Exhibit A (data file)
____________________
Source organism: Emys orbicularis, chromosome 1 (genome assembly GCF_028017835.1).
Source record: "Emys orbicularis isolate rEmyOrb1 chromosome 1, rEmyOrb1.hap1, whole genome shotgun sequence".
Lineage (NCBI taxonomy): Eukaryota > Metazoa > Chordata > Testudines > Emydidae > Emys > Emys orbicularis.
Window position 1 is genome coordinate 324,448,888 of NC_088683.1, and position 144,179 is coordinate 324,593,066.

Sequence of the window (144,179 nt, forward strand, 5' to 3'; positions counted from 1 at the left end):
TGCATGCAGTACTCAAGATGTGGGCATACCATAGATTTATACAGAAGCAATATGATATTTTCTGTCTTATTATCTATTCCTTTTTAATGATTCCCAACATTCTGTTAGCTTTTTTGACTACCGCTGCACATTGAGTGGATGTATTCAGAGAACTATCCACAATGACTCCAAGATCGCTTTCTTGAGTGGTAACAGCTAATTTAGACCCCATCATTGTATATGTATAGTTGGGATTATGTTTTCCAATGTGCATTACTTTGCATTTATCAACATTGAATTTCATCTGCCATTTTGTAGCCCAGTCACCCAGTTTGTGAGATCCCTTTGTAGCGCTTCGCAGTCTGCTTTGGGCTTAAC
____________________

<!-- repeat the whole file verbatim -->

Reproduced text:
Source organism: Emys orbicularis, chromosome 1 (genome assembly GCF_028017835.1).
Source record: "Emys orbicularis isolate rEmyOrb1 chromosome 1, rEmyOrb1.hap1, whole genome shotgun sequence".
Lineage (NCBI taxonomy): Eukaryota > Metazoa > Chordata > Testudines > Emydidae > Emys > Emys orbicularis.
Window position 1 is genome coordinate 324,448,888 of NC_088683.1, and position 144,179 is coordinate 324,593,066.

Sequence of the window (144,179 nt, forward strand, 5' to 3'; positions counted from 1 at the left end):
TGCATGCAGTACTCAAGATGTGGGCATACCATAGATTTATACAGAAGCAATATGATATTTTCTGTCTTATTATCTATTCCTTTTTAATGATTCCCAACATTCTGTTAGCTTTTTTGACTACCGCTGCACATTGAGTGGATGTATTCAGAGAACTATCCACAATGACTCCAAGATCGCTTTCTTGAGTGGTAACAGCTAATTTAGACCCCATCATTGTATATGTATAGTTGGGATTATGTTTTCCAATGTGCATTACTTTGCATTTATCAACATTGAATTTCATCTGCCATTTTGTAGCCCAGTCACCCAGTTTGTGAGATCCCTTTGTAGCGCTTCGCAGTCTGCTTTGGGCTTAAC